School counseling staff provide important support to students experiencing homelessness. The Every Student Succeeds Act recognized this role by adding requirements that counselors advise students experiencing homelessness and improve their readiness for college. SchoolHouse Connection’s new quick guide, written by a school counselor, provides practical tips and strategies for supporting students experiencing homelessness, helping meet their basic needs, and planning for graduation.
Quick Guide for Counseling Staff Working with Students Experiencing Homelessness
The legal definition of homelessness for public schools includes children and youth who lack a fixed, regular, and adequate nighttime residence. This definition specifically includes children and youth sharing the housing of others temporarily due to loss of housing, economic hardship, or similar reasons; staying in motels or hotels due to lack of adequate alternatives; or staying in shelters, transitional housing, cars, and campgrounds.
Students may disclose information to counselors/counseling staff about their living situation that indicates that they are experiencing homelessness. For example, they might mention staying with friends temporarily, moving frequently, or being uncertain of where they will stay. In addition to these signs, the school district liaison or other school staff may inform counselors that a student is experiencing homelessness. This quick guide provides practical tips and strategies for supporting students experiencing homelessness, helping meet their basic needs and planning for graduation.
Step One: General triage/intake upon learning a student is experiencing homelessness
Thank the student for speaking with you and let them know your number one priority is to help them if they want help. You can provide support, resources, and a safe space, and get things out of their way so they can focus on school.
Also connect the student with clothing and food resources. Be sure clothes are the right size, and that food items meet the student’s needs. (For example, if they do not have a refrigerator or cooking area, foods must be non-perishable and ready-to-eat.) Provide space at school for the student to store personal items, and bags for taking hygiene, food and clothing items, as needed, in a discrete manner.
Step Two: Getting to Graduation
- Ensure as complete and accurate transcript as possible – award partial credit as applicable for credits earned due to transitions/homelessness (i.e. 0.25 credit for a class even if student left half way through a semester at another school and that school did not grant credit).
- Utilize credit recovery options as needed to provide student the opportunity to earn all credits in a given semester and/or recover missing credits (i.e. online platforms, contract work, credit for completion options, etc.).
- If student is in junior or senior year and transferred from a district that required fewer credits for graduation, petition for credits to make sure student is on track for graduation in the new district.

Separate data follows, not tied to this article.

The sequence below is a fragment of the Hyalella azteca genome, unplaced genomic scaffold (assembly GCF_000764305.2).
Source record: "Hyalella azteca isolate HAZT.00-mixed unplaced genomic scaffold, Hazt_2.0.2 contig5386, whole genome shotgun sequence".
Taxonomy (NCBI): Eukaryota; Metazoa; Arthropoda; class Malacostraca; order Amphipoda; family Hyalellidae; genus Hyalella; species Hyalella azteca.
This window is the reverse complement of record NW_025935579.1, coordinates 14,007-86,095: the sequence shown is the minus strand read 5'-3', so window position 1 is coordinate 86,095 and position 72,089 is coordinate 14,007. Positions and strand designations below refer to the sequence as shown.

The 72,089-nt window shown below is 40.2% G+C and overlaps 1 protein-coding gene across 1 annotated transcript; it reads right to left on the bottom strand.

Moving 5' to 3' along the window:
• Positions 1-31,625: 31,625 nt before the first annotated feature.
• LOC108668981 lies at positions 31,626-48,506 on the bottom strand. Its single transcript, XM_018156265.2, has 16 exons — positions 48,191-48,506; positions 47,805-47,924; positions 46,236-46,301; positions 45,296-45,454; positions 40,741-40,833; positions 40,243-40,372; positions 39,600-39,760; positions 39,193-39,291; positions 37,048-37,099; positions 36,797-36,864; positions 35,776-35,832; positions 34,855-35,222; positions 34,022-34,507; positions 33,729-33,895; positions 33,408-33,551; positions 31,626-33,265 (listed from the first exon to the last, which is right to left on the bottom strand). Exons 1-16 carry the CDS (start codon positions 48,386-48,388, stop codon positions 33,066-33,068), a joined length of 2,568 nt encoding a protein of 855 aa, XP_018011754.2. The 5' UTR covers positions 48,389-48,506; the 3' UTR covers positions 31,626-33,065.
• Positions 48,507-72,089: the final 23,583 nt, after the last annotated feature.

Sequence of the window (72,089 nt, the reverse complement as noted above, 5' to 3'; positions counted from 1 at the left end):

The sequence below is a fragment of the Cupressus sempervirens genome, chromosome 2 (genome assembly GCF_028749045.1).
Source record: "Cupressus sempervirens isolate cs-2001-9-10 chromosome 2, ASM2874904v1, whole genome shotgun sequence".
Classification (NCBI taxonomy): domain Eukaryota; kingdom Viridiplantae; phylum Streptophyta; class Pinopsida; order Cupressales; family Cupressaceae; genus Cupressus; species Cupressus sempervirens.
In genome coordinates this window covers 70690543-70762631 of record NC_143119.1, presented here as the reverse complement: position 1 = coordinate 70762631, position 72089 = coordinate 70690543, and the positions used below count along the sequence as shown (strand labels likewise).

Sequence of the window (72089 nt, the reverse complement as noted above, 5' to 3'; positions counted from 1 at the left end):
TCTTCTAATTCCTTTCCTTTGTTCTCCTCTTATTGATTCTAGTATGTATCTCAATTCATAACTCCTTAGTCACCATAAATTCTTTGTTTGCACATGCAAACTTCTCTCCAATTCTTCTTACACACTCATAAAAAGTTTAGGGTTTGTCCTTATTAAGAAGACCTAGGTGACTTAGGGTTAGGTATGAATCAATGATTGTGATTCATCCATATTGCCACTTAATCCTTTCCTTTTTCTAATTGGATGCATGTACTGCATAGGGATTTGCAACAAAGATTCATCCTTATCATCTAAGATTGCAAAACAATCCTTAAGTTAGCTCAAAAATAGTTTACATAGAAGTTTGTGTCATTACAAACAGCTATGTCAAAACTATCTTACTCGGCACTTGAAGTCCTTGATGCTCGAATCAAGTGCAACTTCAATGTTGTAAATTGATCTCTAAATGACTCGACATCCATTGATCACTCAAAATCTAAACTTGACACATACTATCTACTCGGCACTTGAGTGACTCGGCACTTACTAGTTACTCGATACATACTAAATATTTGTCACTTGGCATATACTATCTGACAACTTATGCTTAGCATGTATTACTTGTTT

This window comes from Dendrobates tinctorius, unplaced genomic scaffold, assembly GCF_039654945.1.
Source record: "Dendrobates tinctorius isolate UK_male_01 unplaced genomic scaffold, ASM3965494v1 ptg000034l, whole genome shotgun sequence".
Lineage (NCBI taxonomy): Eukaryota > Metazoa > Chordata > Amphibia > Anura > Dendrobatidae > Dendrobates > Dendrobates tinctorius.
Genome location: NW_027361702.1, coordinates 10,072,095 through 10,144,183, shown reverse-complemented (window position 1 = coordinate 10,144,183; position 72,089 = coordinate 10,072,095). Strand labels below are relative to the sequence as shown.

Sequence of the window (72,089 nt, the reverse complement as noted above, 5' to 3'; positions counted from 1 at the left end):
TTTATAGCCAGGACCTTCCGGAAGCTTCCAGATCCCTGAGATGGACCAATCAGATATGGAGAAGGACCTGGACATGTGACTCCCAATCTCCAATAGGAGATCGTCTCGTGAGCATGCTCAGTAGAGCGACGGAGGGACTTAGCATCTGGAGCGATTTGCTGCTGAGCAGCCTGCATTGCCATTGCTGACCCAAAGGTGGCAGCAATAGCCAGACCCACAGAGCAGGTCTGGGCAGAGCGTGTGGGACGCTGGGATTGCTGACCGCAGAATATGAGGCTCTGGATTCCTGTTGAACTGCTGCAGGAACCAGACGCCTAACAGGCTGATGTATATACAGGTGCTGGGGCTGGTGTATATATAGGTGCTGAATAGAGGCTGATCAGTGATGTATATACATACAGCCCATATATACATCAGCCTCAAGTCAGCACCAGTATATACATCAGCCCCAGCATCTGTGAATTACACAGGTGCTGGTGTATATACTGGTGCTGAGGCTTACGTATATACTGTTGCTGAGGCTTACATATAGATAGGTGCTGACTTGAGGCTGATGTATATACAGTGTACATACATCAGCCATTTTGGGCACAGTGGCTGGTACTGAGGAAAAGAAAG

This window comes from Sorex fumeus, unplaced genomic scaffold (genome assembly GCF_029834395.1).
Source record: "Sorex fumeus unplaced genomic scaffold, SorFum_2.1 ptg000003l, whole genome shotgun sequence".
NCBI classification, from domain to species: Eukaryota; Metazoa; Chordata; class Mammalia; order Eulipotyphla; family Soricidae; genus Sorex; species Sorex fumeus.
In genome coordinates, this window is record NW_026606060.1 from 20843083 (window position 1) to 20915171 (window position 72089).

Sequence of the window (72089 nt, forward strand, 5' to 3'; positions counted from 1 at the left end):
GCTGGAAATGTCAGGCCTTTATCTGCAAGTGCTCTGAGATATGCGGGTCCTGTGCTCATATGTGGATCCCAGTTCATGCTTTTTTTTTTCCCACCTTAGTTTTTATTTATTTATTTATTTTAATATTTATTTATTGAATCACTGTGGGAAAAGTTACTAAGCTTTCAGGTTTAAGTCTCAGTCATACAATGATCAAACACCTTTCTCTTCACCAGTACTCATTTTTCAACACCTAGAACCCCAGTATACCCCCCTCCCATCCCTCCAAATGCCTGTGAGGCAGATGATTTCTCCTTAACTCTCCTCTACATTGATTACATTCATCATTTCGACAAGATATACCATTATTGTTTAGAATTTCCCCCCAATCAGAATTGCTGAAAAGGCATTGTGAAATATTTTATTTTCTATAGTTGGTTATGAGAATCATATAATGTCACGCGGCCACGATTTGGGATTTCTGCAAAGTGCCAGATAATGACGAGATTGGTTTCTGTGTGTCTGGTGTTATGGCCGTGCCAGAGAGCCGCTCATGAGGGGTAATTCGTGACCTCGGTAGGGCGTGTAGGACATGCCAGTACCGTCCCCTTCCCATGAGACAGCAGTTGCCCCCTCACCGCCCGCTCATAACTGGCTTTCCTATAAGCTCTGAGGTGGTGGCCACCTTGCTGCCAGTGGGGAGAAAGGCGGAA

- Establish, at minimum, quarterly meetings re: graduation progress. Make sure student has copies of documents both physical and electronic (to a non-school email address) in case they switch schools. This helps them stay on track regardless of where they attend school.
- If student does not have adequate space/resources to complete homework outside of school, consider building a “study hall” period into the student’s schedule if applicable, or make arrangements for coming early or staying later (ensuring transportation is not a barrier).
- Facilitate connections to tutor(s), AVID, mentoring or other academic support programs as needed.
- If available, provide technology resources for student if needed (i.e. laptop, chromebook, ipad, etc.)
- Provide fee waivers for ACT, SAT, college applications, etc.
- Write letters of recommendation for the student and provide copies for future use.
- Provide scholarship information/resources (all opportunities, but point out those specifically for youth experiencing homelessness)
- If student is an unaccompanied senior and filling out the FAFSA for post-secondary opportunities, make sure to provide the student with the appropriate documentation re: verification of unaccompanied homeless status. Also provide guidance when the student fills out the FAFSA; or, if you don’t feel comfortable with this task, reach out to a local community college financial aid office, as they usually have employees who will meet with students for free regardless of where they plan to attend school and help them with the FAFSA process.
- If applicable, work closely with district special education staff to assist with all areas related to special education. Help students understand their rights with regard to their disability (including surrogate parents) and attend IEP meetings to support the student.
Important Points to Remember
- Your “solution” may not be what the student wants. This is the student’s journey – meet them where they are, provide options, and support the student in their decisions (as long as they are safe of course).
- “Homelessness” comes in many forms – don’t quantify the student’s experience based on your ideas of what homelessness looks like. Regardless of the physical living situation, students experiencing homelessness may have disruptions, inconsistencies, losses, etc. that are very different than their peers who do not experience homelessness.
- Be present and LISTEN to the student. Listen more, talk less – validate and make sure the student feels seen, cared about, and valued.
- Seek understanding of trauma and adolescent/young adult development.
- Practice grace AND accountability. Don’t act as if the student’s situation is a pass for low standards. This is an opportunity to help the student learn how to effectively handle adversity which is truly a LIFE SKILL.
Developed by: Dee Hurt, M.A., School Counselor